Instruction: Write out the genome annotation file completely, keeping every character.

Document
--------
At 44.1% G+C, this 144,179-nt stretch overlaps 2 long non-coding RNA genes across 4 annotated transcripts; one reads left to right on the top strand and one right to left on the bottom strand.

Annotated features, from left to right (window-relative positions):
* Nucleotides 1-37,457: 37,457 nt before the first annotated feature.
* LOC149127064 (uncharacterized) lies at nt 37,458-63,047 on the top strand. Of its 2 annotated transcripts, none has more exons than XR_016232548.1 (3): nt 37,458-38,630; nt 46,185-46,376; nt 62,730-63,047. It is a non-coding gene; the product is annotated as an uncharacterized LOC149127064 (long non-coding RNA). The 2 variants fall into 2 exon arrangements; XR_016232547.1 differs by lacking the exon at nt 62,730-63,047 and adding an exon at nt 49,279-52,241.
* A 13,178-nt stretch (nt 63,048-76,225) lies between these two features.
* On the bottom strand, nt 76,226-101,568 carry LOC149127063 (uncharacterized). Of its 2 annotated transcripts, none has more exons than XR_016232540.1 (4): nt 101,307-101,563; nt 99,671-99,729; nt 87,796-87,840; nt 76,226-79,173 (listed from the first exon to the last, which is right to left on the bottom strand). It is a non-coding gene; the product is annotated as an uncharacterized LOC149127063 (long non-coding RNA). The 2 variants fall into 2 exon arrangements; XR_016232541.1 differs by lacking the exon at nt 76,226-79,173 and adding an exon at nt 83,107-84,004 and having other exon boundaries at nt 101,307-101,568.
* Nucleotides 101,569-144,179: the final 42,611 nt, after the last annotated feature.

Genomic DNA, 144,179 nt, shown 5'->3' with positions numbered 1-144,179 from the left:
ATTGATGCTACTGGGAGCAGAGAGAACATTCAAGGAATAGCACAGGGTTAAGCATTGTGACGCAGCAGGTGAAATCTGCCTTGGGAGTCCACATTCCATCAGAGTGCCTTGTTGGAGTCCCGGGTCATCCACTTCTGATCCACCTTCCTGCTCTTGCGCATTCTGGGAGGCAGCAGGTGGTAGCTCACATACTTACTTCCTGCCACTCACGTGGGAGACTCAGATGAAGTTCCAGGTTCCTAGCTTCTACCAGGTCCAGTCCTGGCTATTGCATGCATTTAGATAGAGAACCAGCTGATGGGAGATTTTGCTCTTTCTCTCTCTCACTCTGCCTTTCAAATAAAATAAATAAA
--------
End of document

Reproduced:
At 44.1% G+C, this 144,179-nt stretch overlaps 2 long non-coding RNA genes across 4 annotated transcripts; one reads left to right on the top strand and one right to left on the bottom strand.

Annotated features, from left to right (window-relative positions):
* Nucleotides 1-37,457: 37,457 nt before the first annotated feature.
* LOC149127064 (uncharacterized) lies at nt 37,458-63,047 on the top strand. Of its 2 annotated transcripts, none has more exons than XR_016232548.1 (3): nt 37,458-38,630; nt 46,185-46,376; nt 62,730-63,047. It is a non-coding gene; the product is annotated as an uncharacterized LOC149127064 (long non-coding RNA). The 2 variants fall into 2 exon arrangements; XR_016232547.1 differs by lacking the exon at nt 62,730-63,047 and adding an exon at nt 49,279-52,241.
* A 13,178-nt stretch (nt 63,048-76,225) lies between these two features.
* On the bottom strand, nt 76,226-101,568 carry LOC149127063 (uncharacterized). Of its 2 annotated transcripts, none has more exons than XR_016232540.1 (4): nt 101,307-101,563; nt 99,671-99,729; nt 87,796-87,840; nt 76,226-79,173 (listed from the first exon to the last, which is right to left on the bottom strand). It is a non-coding gene; the product is annotated as an uncharacterized LOC149127063 (long non-coding RNA). The 2 variants fall into 2 exon arrangements; XR_016232541.1 differs by lacking the exon at nt 76,226-79,173 and adding an exon at nt 83,107-84,004 and having other exon boundaries at nt 101,307-101,568.
* Nucleotides 101,569-144,179: the final 42,611 nt, after the last annotated feature.

Genomic DNA, 144,179 nt, shown 5'->3' with positions numbered 1-144,179 from the left:
ATTGATGCTACTGGGAGCAGAGAGAACATTCAAGGAATAGCACAGGGTTAAGCATTGTGACGCAGCAGGTGAAATCTGCCTTGGGAGTCCACATTCCATCAGAGTGCCTTGTTGGAGTCCCGGGTCATCCACTTCTGATCCACCTTCCTGCTCTTGCGCATTCTGGGAGGCAGCAGGTGGTAGCTCACATACTTACTTCCTGCCACTCACGTGGGAGACTCAGATGAAGTTCCAGGTTCCTAGCTTCTACCAGGTCCAGTCCTGGCTATTGCATGCATTTAGATAGAGAACCAGCTGATGGGAGATTTTGCTCTTTCTCTCTCTCACTCTGCCTTTCAAATAAAATAAATAAA